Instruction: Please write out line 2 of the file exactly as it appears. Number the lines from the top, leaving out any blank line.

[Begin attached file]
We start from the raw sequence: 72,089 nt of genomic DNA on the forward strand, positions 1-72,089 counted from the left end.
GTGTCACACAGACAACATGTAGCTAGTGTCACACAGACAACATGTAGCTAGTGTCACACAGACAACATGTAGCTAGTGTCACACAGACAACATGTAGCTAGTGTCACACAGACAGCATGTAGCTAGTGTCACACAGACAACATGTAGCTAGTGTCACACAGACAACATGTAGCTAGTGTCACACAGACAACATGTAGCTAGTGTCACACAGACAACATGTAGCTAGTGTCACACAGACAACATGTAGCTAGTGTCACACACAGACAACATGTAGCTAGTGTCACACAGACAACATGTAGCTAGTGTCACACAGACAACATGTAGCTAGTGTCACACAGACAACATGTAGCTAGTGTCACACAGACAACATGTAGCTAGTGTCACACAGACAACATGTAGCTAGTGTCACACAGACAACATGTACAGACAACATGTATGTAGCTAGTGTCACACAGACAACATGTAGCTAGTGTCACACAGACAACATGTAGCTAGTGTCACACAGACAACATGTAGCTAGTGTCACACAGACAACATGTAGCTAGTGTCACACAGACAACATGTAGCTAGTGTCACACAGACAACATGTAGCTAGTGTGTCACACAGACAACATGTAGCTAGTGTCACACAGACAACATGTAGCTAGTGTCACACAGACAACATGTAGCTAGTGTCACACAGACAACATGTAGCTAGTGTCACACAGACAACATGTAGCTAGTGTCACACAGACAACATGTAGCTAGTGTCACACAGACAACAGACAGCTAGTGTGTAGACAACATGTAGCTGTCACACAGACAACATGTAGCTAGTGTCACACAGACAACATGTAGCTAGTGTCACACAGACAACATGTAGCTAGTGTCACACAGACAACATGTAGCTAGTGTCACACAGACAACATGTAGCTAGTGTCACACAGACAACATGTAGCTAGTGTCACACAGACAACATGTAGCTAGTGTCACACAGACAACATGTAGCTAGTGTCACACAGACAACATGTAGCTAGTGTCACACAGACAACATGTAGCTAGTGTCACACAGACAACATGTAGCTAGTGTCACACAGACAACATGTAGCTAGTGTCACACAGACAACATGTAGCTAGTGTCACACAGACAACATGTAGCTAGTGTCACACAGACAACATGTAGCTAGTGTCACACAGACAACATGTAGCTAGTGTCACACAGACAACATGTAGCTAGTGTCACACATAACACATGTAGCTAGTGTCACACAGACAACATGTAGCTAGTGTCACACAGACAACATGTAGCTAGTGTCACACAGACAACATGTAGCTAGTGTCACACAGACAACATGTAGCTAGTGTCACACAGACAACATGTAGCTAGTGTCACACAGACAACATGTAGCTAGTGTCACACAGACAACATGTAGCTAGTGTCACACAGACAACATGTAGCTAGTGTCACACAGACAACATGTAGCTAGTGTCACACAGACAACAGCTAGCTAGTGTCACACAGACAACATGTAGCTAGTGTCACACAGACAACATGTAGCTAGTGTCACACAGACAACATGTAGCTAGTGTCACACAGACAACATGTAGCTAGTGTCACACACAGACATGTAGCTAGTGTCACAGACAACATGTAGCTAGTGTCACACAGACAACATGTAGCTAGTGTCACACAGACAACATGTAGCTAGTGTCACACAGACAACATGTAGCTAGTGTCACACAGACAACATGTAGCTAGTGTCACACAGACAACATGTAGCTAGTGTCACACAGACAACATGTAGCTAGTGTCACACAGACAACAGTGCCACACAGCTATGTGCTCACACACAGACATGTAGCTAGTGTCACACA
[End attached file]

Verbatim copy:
GTGTCACACAGACAACATGTAGCTAGTGTCACACAGACAACATGTAGCTAGTGTCACACAGACAACATGTAGCTAGTGTCACACAGACAACATGTAGCTAGTGTCACACAGACAGCATGTAGCTAGTGTCACACAGACAACATGTAGCTAGTGTCACACAGACAACATGTAGCTAGTGTCACACAGACAACATGTAGCTAGTGTCACACAGACAACATGTAGCTAGTGTCACACAGACAACATGTAGCTAGTGTCACACACAGACAACATGTAGCTAGTGTCACACAGACAACATGTAGCTAGTGTCACACAGACAACATGTAGCTAGTGTCACACAGACAACATGTAGCTAGTGTCACACAGACAACATGTAGCTAGTGTCACACAGACAACATGTAGCTAGTGTCACACAGACAACATGTACAGACAACATGTATGTAGCTAGTGTCACACAGACAACATGTAGCTAGTGTCACACAGACAACATGTAGCTAGTGTCACACAGACAACATGTAGCTAGTGTCACACAGACAACATGTAGCTAGTGTCACACAGACAACATGTAGCTAGTGTCACACAGACAACATGTAGCTAGTGTGTCACACAGACAACATGTAGCTAGTGTCACACAGACAACATGTAGCTAGTGTCACACAGACAACATGTAGCTAGTGTCACACAGACAACATGTAGCTAGTGTCACACAGACAACATGTAGCTAGTGTCACACAGACAACATGTAGCTAGTGTCACACAGACAACAGACAGCTAGTGTGTAGACAACATGTAGCTGTCACACAGACAACATGTAGCTAGTGTCACACAGACAACATGTAGCTAGTGTCACACAGACAACATGTAGCTAGTGTCACACAGACAACATGTAGCTAGTGTCACACAGACAACATGTAGCTAGTGTCACACAGACAACATGTAGCTAGTGTCACACAGACAACATGTAGCTAGTGTCACACAGACAACATGTAGCTAGTGTCACACAGACAACATGTAGCTAGTGTCACACAGACAACATGTAGCTAGTGTCACACAGACAACATGTAGCTAGTGTCACACAGACAACATGTAGCTAGTGTCACACAGACAACATGTAGCTAGTGTCACACAGACAACATGTAGCTAGTGTCACACAGACAACATGTAGCTAGTGTCACACAGACAACATGTAGCTAGTGTCACACAGACAACATGTAGCTAGTGTCACACATAACACATGTAGCTAGTGTCACACAGACAACATGTAGCTAGTGTCACACAGACAACATGTAGCTAGTGTCACACAGACAACATGTAGCTAGTGTCACACAGACAACATGTAGCTAGTGTCACACAGACAACATGTAGCTAGTGTCACACAGACAACATGTAGCTAGTGTCACACAGACAACATGTAGCTAGTGTCACACAGACAACATGTAGCTAGTGTCACACAGACAACATGTAGCTAGTGTCACACAGACAACAGCTAGCTAGTGTCACACAGACAACATGTAGCTAGTGTCACACAGACAACATGTAGCTAGTGTCACACAGACAACATGTAGCTAGTGTCACACAGACAACATGTAGCTAGTGTCACACACAGACATGTAGCTAGTGTCACAGACAACATGTAGCTAGTGTCACACAGACAACATGTAGCTAGTGTCACACAGACAACATGTAGCTAGTGTCACACAGACAACATGTAGCTAGTGTCACACAGACAACATGTAGCTAGTGTCACACAGACAACATGTAGCTAGTGTCACACAGACAACATGTAGCTAGTGTCACACAGACAACAGTGCCACACAGCTATGTGCTCACACACAGACATGTAGCTAGTGTCACACA